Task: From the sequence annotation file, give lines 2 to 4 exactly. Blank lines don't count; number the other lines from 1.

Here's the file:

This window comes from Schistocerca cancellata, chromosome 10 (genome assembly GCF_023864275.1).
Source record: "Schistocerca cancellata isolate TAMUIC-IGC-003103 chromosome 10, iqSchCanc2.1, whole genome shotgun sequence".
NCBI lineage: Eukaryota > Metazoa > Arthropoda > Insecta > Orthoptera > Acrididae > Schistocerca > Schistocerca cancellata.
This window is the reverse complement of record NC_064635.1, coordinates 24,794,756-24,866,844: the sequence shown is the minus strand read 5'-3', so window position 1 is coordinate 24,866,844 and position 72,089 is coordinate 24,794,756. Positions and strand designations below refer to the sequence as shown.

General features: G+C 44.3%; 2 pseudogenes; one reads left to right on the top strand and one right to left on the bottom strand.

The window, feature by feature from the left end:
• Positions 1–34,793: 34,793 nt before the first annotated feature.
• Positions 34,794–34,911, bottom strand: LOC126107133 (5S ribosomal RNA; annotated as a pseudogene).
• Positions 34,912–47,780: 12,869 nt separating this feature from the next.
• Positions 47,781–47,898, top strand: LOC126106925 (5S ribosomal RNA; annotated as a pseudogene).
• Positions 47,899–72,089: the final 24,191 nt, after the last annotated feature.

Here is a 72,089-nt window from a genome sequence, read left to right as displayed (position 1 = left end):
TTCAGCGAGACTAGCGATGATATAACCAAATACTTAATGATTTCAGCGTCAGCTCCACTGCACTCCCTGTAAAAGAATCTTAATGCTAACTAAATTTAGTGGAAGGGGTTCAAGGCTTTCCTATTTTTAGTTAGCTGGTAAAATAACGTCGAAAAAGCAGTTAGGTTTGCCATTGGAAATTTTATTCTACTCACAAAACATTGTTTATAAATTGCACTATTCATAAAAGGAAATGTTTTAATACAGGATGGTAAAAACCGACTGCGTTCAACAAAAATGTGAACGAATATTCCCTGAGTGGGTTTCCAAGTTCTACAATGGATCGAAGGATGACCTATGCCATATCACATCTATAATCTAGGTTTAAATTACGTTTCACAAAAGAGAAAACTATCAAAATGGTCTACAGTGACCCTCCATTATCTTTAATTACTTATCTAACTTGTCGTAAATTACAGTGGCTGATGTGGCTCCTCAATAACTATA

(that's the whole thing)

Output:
Source record: "Schistocerca cancellata isolate TAMUIC-IGC-003103 chromosome 10, iqSchCanc2.1, whole genome shotgun sequence".
NCBI lineage: Eukaryota > Metazoa > Arthropoda > Insecta > Orthoptera > Acrididae > Schistocerca > Schistocerca cancellata.
This window is the reverse complement of record NC_064635.1, coordinates 24,794,756-24,866,844: the sequence shown is the minus strand read 5'-3', so window position 1 is coordinate 24,866,844 and position 72,089 is coordinate 24,794,756. Positions and strand designations below refer to the sequence as shown.